In an excellent post Ben Rattray, founder of change.org, suggest that technology can help improve democracy by addressing what he calls three core needs:
- Mass Civic Participation: Citizens need effective outlets for expressing their voice on the issues that matter to them more often than every 2–4 years, and at the local as well as the national level.
- Responsive Government: Elected officials need to be responsive to citizen concerns and directly engage with them in a way that ensures they feel authentically heard.
- Trusted Information: We need a new channel of distribution for political information that elevates trusted sources to guide citizens as they take civic action — a trust graph for politics.
Later in the post he elaborates the idea of a trust graph for politics:
This isn’t something we’ve yet developed, but since we believe it will be a crucial component of any successful democratic system and an important part of our future, I’ll outline our current thinking here.
The foundation of this trust graph for politics is based on asking each citizen to follow the people and organizations whose political perspective they most trust — whether they’re friends, public intellectuals, business leaders, former elected officials, or public interest groups.
We would use this data to create a trust ranking index, similar to Google PageRank. The measure of how trusted a source is would not be based simply on their total number of followers, but on the number and diversity of other highly trusted people who follow them, whose trustworthiness would be measured by the number and diversity of other highly trusted people who follow them, and so on. The result would be to surface the people and organizations of all political perspectives who are highly trusted both by the trusted members of that community and by trusted people with different perspectives.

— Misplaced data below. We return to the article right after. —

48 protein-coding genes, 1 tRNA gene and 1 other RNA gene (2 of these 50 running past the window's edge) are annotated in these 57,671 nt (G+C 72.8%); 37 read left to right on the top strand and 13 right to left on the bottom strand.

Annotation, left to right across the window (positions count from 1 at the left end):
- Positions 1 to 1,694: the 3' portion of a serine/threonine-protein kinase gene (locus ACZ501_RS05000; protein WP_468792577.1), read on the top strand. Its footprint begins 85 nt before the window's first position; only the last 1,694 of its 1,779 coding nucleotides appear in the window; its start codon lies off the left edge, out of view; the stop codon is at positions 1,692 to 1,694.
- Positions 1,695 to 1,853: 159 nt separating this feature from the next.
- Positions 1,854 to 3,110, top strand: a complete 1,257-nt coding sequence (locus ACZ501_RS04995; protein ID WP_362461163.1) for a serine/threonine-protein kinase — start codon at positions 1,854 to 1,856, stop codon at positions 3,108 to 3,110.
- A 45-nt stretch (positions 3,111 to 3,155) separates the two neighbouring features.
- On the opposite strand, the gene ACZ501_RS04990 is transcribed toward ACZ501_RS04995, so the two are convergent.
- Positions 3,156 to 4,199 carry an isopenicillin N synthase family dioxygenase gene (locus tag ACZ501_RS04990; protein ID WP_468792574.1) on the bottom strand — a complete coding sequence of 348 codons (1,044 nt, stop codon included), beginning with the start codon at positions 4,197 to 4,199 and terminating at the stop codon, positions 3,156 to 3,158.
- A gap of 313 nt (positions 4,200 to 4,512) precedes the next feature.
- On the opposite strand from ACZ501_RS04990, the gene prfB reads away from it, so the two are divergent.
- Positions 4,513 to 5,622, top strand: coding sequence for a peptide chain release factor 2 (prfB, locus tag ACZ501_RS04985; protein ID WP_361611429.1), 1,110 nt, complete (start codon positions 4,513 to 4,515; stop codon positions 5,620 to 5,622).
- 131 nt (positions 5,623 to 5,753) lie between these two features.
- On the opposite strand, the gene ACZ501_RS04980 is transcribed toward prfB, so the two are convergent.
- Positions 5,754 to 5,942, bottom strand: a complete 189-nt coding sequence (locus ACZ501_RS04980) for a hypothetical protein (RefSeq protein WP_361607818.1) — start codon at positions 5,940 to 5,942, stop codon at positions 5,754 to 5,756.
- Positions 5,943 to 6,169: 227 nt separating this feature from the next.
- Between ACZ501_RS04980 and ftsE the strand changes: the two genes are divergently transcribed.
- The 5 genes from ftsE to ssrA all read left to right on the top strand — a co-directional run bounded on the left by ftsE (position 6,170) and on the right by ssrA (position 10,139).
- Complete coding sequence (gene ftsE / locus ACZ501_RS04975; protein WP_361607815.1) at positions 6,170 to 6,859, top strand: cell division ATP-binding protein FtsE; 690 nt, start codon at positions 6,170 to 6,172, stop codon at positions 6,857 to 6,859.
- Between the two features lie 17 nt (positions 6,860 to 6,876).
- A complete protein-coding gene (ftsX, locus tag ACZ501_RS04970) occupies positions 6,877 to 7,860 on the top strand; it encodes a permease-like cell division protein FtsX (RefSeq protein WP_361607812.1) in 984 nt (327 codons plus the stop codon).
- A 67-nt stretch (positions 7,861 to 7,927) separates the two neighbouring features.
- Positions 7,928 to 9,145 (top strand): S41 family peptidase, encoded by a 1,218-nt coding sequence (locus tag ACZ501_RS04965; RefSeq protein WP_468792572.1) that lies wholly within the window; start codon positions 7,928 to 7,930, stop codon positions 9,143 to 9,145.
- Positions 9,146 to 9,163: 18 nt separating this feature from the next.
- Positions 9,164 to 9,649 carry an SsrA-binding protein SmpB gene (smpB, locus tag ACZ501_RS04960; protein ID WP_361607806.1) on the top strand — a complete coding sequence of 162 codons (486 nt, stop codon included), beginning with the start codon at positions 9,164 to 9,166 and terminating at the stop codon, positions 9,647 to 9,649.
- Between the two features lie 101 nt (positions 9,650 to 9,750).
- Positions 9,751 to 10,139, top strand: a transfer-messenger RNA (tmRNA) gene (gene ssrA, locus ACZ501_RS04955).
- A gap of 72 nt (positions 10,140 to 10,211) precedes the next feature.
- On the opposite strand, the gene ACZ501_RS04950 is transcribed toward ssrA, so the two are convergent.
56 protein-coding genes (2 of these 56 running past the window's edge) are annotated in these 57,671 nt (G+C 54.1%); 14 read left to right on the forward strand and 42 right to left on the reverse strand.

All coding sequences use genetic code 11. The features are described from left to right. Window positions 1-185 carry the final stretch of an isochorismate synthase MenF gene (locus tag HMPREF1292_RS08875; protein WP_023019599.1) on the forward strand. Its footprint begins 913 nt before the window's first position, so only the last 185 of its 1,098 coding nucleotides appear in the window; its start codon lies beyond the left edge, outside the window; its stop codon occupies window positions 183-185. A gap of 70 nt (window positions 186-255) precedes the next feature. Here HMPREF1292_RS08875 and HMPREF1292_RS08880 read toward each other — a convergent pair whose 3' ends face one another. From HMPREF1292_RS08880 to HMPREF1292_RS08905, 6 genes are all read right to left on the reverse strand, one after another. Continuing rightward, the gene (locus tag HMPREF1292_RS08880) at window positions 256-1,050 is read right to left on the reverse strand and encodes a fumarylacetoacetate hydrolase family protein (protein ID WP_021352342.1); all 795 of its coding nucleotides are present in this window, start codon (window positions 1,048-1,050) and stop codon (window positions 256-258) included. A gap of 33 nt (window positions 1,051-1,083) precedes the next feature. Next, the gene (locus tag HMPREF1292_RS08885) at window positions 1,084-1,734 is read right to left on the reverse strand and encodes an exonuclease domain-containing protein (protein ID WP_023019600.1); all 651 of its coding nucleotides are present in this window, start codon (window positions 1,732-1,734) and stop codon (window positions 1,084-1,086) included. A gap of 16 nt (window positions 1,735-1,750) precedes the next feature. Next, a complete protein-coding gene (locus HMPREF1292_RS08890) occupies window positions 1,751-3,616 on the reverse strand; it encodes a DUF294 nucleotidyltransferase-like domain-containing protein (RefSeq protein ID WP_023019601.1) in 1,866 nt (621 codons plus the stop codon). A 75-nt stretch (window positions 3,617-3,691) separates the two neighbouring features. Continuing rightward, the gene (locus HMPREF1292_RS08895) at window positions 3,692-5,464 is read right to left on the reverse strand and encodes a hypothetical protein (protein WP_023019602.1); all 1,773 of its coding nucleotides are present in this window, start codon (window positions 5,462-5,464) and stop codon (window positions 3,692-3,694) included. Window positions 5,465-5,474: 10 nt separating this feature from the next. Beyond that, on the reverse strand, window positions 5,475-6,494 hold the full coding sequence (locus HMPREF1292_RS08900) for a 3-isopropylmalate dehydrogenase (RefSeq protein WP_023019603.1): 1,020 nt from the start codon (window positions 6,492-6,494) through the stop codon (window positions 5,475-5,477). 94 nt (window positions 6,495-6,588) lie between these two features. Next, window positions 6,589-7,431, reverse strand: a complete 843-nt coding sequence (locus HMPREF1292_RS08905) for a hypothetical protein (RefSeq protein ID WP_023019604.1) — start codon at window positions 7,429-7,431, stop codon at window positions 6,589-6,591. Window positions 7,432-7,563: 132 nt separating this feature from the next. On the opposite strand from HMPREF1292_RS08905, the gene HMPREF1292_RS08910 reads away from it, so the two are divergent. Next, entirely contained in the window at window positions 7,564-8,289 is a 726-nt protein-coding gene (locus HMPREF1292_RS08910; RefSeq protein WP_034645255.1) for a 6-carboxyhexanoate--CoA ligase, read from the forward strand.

There is a striking similarity between this concept of a trust graph and the notion of “credibility” we implemented in the YourView platform.
The challenge we tried to address with YourView was that of identifying public wisdom on major public issues. Our idea was to create an online forum which would encourage large-scale participation in high quality public deliberation, and to divine from that deliberation a collective viewpoint which gave more weight to those participants who had more credibility which we defined as a demonstrated capacity to effectively engage in public deliberation. Credibility was calculated automatically by algorithms embedded in the platform. These had a pagerank-like quality in that one of the key factors in building a strong credibility score was contributing in a way that met the approval of high credibility people, particularly those who disagree with you. YourView thus encouraged participants to engage productively with people of the opposite persuasion rather than just preaching to the converted.
Now, with major funding from the US Intelligence Advanced Research Projects Agency we are embarking on a project to build a platform for crowdsourcing intelligence analysis. our plan is that the new platform will use YourView -like mechanisms, though in much more sophisticated ways, to identify the best analysts and to take advantage of that information in various ways to improve the quality of the results.
My hope is that what we develop and build in this project will be of sufficient generality that it will also be able to be used to address problems of democracy in broadly the manner described by Ben Rattray and in our writings on the YourView project.